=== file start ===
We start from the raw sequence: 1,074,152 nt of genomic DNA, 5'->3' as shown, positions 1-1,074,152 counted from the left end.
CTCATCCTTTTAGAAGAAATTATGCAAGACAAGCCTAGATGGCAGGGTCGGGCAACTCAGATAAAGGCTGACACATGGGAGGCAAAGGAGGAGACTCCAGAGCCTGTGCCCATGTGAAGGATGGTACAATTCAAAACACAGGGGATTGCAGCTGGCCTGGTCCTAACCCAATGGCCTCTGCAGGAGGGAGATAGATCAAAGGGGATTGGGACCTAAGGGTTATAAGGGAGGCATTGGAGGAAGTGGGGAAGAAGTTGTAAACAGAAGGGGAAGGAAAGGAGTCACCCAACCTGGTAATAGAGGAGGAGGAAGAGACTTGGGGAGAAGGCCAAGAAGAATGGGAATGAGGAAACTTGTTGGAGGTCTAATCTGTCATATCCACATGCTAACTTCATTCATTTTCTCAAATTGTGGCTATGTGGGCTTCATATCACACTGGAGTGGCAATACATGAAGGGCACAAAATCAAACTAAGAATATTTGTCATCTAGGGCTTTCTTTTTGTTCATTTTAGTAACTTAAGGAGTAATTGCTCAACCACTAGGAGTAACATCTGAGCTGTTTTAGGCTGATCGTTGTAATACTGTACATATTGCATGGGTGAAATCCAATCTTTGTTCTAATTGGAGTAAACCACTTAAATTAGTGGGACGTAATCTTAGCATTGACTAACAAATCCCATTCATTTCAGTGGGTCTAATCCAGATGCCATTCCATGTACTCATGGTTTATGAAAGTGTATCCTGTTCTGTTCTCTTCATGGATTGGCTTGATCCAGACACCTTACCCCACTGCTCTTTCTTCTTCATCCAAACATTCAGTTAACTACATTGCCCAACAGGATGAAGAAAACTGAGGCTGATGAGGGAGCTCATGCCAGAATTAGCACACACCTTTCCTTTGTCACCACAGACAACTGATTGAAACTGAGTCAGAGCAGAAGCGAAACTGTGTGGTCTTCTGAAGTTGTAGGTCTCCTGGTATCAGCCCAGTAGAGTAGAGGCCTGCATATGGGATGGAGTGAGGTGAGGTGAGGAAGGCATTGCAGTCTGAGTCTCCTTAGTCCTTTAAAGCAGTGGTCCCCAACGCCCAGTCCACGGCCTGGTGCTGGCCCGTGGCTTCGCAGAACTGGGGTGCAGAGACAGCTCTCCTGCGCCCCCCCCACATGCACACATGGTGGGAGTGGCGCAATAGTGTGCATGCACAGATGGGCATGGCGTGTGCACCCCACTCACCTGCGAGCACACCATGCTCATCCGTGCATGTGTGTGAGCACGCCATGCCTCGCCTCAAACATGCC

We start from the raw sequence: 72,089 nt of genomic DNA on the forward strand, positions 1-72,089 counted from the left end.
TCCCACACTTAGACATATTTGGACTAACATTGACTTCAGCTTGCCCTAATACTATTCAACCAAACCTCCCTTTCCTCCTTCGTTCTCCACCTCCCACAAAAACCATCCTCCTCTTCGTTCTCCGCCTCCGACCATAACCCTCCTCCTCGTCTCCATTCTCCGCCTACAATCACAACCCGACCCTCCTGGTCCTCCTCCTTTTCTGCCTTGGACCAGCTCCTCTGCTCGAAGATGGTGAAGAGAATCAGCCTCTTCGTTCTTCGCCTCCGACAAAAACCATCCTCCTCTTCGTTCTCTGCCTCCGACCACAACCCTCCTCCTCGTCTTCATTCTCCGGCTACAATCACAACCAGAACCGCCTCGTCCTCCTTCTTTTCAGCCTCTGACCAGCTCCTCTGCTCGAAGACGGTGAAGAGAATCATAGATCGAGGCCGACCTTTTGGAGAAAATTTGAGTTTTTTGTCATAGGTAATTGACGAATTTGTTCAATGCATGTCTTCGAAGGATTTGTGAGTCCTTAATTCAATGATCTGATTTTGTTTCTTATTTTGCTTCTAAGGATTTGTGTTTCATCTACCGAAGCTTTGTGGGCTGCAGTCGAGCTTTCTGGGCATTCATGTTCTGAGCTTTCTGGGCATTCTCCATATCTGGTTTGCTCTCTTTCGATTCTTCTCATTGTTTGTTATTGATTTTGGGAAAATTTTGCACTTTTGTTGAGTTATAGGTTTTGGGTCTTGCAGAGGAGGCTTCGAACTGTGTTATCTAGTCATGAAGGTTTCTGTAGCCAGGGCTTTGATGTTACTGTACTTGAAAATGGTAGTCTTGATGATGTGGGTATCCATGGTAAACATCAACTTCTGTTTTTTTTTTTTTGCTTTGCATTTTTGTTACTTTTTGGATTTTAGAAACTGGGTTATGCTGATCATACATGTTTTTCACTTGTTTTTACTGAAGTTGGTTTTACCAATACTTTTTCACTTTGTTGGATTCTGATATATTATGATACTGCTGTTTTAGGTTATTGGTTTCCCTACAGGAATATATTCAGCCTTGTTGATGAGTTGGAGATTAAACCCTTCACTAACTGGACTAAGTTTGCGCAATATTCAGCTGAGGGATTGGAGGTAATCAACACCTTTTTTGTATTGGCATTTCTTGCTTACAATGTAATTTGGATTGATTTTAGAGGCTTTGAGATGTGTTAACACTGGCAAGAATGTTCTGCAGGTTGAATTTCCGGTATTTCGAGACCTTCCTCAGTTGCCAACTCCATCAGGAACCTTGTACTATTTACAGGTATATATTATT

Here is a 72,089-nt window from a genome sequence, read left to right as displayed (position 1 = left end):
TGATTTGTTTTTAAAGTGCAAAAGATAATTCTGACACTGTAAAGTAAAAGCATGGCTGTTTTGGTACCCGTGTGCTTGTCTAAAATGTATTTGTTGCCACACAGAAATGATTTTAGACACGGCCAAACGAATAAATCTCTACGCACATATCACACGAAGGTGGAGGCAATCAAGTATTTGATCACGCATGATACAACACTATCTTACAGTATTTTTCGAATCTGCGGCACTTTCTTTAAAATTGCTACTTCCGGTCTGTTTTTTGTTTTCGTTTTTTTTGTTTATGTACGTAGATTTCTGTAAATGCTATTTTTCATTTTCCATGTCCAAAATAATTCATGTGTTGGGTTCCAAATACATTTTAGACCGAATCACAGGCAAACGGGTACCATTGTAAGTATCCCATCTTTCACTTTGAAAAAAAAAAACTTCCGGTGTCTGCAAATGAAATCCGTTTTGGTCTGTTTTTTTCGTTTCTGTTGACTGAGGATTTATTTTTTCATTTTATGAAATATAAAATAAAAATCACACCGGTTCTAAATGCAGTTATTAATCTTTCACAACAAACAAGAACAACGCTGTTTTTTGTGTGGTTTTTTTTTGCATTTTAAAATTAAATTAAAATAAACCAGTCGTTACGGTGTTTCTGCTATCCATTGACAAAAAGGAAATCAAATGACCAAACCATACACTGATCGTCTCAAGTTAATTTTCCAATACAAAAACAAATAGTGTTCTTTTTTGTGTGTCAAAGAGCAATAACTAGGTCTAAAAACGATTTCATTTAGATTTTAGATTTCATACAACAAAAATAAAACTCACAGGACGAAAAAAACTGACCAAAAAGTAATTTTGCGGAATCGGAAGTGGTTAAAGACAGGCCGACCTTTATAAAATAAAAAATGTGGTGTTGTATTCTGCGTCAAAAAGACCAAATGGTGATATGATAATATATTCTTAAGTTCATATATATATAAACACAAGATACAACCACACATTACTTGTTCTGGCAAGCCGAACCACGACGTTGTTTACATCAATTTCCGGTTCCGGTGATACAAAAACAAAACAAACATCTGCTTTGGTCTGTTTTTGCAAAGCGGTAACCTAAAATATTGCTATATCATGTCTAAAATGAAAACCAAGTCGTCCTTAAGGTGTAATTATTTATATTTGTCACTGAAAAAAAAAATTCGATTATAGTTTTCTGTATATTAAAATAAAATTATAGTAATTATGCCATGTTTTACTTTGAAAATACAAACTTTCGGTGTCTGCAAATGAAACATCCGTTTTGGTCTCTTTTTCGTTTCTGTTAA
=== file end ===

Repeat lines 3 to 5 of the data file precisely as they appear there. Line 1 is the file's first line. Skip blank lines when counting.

We start from the raw sequence: 72,089 nt of genomic DNA on the forward strand, positions 1-72,089 counted from the left end.
TCCCACACTTAGACATATTTGGACTAACATTGACTTCAGCTTGCCCTAATACTATTCAACCAAACCTCCCTTTCCTCCTTCGTTCTCCACCTCCCACAAAAACCATCCTCCTCTTCGTTCTCCGCCTCCGACCATAACCCTCCTCCTCGTCTCCATTCTCCGCCTACAATCACAACCCGACCCTCCTGGTCCTCCTCCTTTTCTGCCTTGGACCAGCTCCTCTGCTCGAAGATGGTGAAGAGAATCAGCCTCTTCGTTCTTCGCCTCCGACAAAAACCATCCTCCTCTTCGTTCTCTGCCTCCGACCACAACCCTCCTCCTCGTCTTCATTCTCCGGCTACAATCACAACCAGAACCGCCTCGTCCTCCTTCTTTTCAGCCTCTGACCAGCTCCTCTGCTCGAAGACGGTGAAGAGAATCATAGATCGAGGCCGACCTTTTGGAGAAAATTTGAGTTTTTTGTCATAGGTAATTGACGAATTTGTTCAATGCATGTCTTCGAAGGATTTGTGAGTCCTTAATTCAATGATCTGATTTTGTTTCTTATTTTGCTTCTAAGGATTTGTGTTTCATCTACCGAAGCTTTGTGGGCTGCAGTCGAGCTTTCTGGGCATTCATGTTCTGAGCTTTCTGGGCATTCTCCATATCTGGTTTGCTCTCTTTCGATTCTTCTCATTGTTTGTTATTGATTTTGGGAAAATTTTGCACTTTTGTTGAGTTATAGGTTTTGGGTCTTGCAGAGGAGGCTTCGAACTGTGTTATCTAGTCATGAAGGTTTCTGTAGCCAGGGCTTTGATGTTACTGTACTTGAAAATGGTAGTCTTGATGATGTGGGTATCCATGGTAAACATCAACTTCTGTTTTTTTTTTTTTGCTTTGCATTTTTGTTACTTTTTGGATTTTAGAAACTGGGTTATGCTGATCATACATGTTTTTCACTTGTTTTTACTGAAGTTGGTTTTACCAATACTTTTTCACTTTGTTGGATTCTGATATATTATGATACTGCTGTTTTAGGTTATTGGTTTCCCTACAGGAATATATTCAGCCTTGTTGATGAGTTGGAGATTAAACCCTTCACTAACTGGACTAAGTTTGCGCAATATTCAGCTGAGGGATTGGAGGTAATCAACACCTTTTTTGTATTGGCATTTCTTGCTTACAATGTAATTTGGATTGATTTTAGAGGCTTTGAGATGTGTTAACACTGGCAAGAATGTTCTGCAGGTTGAATTTCCGGTATTTCGAGACCTTCCTCAGTTGCCAACTCCATCAGGAACCTTGTACTATTTACAGGTATATATTATT

Here is a 72,089-nt window from a genome sequence, read left to right as displayed (position 1 = left end):